You will be asked 6-8 questions from the following list (more
questions will be added each week). Your answers should rely on both
the mandatory readings and your class notes. You are strongly
encouraged to use bullet point form. The questions will be weighted
differently (in other words, some questions require very brief
answers, while others will require more detailed treatments). Please
write legibly and leave enough space between each answer in your
exam booklet (in other words, try to make the life of your TA easier...)
Q16. Why does H. F. Dobyns argue that the first Europeans who moved
inland into the Americas encountered recently depopulated landscapes?
Why are some scholars critical of the high numbers of then recently
diseased people put forward by Dobyns?
Q17. What are the diverse ways by which microbes spread from one person
to another, and from animals to people (give one illustration for each
way)? Why should a germ evolve the apparently self-defeating strategy of
killing its host?
Q18. What are the main characteristics of infectious diseases that visit
us as epidemics? Why are these characteristics making a disease run in
epidemics? According to Diamond, why did agriculture launch the
evolution of infectious diseases?
Q19. Where was smallpox first reported in what is now Canada? Who likely
introduced smallpox into Huronia? What was William Tomison main
explanation as to the nearly complete immunity of Hudson's Bay Company's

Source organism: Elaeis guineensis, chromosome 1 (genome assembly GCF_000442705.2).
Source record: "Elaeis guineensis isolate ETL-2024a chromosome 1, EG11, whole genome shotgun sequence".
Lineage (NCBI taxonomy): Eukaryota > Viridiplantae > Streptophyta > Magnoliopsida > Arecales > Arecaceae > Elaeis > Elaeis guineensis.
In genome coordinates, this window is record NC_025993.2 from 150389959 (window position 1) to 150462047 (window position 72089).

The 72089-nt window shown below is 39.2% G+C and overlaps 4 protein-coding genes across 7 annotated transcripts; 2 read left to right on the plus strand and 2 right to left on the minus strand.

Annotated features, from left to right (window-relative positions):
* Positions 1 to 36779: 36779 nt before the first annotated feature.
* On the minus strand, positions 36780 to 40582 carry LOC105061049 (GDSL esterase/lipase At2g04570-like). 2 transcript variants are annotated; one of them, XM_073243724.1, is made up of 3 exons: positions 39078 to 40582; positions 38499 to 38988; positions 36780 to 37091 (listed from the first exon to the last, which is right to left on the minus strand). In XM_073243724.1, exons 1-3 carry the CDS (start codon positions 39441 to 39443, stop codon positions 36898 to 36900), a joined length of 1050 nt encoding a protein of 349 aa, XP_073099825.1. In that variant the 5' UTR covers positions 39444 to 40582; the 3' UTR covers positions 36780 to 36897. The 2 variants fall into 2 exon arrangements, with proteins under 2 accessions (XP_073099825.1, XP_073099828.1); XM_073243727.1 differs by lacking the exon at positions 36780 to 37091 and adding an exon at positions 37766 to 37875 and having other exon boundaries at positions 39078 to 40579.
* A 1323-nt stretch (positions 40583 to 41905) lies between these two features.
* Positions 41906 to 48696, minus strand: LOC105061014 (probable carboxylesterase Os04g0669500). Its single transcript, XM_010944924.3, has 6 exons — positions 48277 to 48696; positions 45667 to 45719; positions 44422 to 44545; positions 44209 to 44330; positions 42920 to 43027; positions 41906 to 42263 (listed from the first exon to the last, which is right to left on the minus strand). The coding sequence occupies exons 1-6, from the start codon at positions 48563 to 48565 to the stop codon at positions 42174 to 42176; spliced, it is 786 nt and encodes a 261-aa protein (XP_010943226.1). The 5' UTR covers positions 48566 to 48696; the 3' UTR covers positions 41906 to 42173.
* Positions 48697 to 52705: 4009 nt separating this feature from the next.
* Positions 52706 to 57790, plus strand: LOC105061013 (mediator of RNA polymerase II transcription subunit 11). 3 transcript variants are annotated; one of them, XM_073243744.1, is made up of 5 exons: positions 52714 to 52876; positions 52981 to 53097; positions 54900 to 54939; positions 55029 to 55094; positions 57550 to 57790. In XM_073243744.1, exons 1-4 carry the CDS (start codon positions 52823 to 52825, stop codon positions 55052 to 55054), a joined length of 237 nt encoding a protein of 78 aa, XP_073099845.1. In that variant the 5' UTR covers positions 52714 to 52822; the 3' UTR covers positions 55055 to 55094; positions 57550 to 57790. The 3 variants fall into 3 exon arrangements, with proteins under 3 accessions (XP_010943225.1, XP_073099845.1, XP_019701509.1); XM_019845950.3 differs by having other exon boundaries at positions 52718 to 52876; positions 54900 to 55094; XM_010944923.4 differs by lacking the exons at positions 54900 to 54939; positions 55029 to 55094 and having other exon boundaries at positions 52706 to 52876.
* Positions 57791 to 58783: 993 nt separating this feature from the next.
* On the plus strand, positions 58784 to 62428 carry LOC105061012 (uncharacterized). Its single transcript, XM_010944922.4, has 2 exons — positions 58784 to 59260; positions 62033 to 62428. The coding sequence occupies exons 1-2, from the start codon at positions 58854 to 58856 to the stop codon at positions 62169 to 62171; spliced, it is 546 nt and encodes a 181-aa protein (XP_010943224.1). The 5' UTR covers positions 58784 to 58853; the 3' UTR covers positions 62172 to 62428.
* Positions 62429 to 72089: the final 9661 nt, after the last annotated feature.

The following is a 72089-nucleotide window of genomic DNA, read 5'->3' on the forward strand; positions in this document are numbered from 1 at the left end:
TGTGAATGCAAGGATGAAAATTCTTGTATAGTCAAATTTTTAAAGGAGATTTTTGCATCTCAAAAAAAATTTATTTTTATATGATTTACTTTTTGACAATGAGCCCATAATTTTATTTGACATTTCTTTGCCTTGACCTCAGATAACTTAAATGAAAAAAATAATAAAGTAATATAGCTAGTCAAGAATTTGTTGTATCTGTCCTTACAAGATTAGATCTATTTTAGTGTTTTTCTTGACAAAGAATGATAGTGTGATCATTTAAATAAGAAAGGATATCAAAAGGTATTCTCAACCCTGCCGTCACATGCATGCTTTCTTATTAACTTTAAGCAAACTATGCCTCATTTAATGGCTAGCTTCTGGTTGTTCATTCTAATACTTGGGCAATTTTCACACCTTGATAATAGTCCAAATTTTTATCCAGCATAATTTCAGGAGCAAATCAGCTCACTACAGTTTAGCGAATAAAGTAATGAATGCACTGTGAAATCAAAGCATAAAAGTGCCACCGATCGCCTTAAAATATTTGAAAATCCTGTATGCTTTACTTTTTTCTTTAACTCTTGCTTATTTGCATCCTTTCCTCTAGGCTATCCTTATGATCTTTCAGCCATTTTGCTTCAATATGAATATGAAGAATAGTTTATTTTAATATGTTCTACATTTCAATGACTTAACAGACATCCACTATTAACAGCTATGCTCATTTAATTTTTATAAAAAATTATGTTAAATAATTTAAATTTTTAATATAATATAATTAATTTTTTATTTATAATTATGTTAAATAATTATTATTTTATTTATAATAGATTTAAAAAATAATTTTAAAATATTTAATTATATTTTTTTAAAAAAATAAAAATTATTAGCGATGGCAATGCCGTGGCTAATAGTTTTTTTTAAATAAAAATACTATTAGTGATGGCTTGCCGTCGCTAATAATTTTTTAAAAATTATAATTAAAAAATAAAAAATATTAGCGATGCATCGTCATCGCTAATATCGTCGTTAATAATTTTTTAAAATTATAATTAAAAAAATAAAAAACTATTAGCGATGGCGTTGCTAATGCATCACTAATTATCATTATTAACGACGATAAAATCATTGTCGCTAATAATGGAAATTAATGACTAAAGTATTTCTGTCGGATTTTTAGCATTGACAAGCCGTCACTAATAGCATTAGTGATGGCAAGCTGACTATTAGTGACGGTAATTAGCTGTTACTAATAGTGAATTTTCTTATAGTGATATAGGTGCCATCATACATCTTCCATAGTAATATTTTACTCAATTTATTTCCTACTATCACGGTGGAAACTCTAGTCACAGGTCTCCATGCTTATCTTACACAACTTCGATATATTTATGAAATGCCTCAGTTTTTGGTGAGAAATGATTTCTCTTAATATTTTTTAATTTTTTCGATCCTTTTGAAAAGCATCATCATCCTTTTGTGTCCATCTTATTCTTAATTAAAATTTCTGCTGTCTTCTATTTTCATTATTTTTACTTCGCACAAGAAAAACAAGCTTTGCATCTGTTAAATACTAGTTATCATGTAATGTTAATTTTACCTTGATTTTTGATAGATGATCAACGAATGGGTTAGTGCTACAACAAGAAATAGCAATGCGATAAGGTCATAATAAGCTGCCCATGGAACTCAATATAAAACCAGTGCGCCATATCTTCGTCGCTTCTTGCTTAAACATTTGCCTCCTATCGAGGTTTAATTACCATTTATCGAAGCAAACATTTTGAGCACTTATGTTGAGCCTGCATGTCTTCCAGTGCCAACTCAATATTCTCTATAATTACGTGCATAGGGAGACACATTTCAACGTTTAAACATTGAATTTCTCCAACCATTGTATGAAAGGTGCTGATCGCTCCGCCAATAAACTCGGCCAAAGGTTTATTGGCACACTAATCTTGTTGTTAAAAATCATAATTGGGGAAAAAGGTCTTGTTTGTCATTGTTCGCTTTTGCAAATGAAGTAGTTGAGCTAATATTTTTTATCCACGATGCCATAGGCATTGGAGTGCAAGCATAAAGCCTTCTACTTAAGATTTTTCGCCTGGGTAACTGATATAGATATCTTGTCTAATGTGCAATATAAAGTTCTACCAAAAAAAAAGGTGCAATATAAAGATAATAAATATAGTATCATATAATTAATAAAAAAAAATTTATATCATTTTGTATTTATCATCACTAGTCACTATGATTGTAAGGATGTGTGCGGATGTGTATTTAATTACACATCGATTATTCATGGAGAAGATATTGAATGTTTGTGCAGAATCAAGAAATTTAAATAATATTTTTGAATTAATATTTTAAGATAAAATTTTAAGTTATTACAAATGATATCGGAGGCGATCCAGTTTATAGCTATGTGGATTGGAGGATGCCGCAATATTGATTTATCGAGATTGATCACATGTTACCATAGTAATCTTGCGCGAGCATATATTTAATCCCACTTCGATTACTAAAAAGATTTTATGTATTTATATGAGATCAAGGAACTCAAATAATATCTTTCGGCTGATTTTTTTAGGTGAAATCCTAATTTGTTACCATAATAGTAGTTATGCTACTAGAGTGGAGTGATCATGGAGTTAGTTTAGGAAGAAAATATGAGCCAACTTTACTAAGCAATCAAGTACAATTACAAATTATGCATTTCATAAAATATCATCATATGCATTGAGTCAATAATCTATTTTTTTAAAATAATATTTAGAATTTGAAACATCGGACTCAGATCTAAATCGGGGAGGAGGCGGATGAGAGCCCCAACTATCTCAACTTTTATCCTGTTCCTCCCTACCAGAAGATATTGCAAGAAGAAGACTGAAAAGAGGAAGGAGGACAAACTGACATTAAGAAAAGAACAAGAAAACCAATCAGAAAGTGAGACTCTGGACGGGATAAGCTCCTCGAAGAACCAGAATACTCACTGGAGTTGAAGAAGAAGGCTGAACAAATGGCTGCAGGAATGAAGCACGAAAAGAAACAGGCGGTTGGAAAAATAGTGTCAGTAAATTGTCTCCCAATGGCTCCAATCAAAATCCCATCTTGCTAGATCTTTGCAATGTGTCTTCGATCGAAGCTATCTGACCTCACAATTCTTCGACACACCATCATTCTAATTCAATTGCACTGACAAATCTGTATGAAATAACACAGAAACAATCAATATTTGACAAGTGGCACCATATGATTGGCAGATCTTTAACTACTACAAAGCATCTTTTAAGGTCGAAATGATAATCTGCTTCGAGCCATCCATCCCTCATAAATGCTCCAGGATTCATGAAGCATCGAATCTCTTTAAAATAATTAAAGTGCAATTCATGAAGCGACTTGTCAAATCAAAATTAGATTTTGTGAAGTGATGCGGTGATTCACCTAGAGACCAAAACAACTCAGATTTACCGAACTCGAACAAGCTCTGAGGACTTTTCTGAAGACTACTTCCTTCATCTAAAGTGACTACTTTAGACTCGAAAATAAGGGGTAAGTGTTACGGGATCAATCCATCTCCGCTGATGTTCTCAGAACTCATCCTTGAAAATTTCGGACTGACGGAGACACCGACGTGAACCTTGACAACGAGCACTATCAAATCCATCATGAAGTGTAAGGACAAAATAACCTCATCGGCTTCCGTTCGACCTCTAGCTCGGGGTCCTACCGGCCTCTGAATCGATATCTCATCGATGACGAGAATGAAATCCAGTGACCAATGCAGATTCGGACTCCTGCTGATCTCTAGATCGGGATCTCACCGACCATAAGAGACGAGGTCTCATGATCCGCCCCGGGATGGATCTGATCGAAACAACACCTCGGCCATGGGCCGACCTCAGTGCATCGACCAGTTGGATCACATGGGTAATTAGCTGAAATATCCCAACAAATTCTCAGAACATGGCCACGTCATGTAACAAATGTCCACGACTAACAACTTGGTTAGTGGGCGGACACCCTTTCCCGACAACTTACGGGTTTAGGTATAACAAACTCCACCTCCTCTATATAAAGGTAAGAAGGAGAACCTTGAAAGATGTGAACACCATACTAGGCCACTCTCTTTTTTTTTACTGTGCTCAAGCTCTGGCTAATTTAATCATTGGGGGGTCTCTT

Caucasian employees to smallpox in the 18th century? How did Tomison try
to address smallpox? How many people might have lived in the Georgia
Strait era before the smallpox epidemics of the late 18th and 19th
century? According to Joshua Ostroff, how many natives of modern-day
British Columbia might have died in the wake of the 1862 smallpox
epidemics and what percentage of the BC population might have this
represented at the time? What did the native inhabitants of Etzanoa grow
in their gardens before their city was wiped out by diseases?
Q20. List three of the four basic statistical facts that, according to
Heather Pringle, tell us about the vital statistics of the Chinchorro
people? What use did Charles Kay make of the Lewis and Clark journals?
What was his main conclusion regarding the areas in which wildlife
thrived at the time of the expedition? What is Kay's "keystone species"
theory and what are its implication for the observed number of American
bisons and other species in the second half of the nineteenth century?
According to Robert Nelson, how did the rinderpest epidemics affect
Southeast Africa's ecosystems a century ago? How does it still affect
our current perception of these ecosystems?
Q21. What were the two main ways by which writing was diffused? What is
Diamond's key argument on geography and the alphabet? According to
Diamond, what are the four main factors influencing the acceptance of
new technologies? What is the main argument used by one linguist to
argue that human languages originated in southwestern Africa? What does
Diamond mean when he says that the history of technology was an
autocatalytic process? How does Vaclav Smil distinguish between
invention and innovation? Which inventor died a few days after Steven
Jobs, what contribution did he make and what did it later serve as a
basis for? According to Patrick West, what were the inspiration for the
following elements of the Star Wars mythology: agents of Empire
uniforms, Jedi light sabers, X-Wings in the Death Star?
Q22. How does Diamond distinguish bands, tribes, chiefdoms and states in
terms of membership? According to Diamond's historical analysis, how did
elite groups maintain a lifestyle considerably higher than commoners?
Q23. In Diamond's opinion, how did food production contribute to
specific features of complex societies? According to Diamond, how were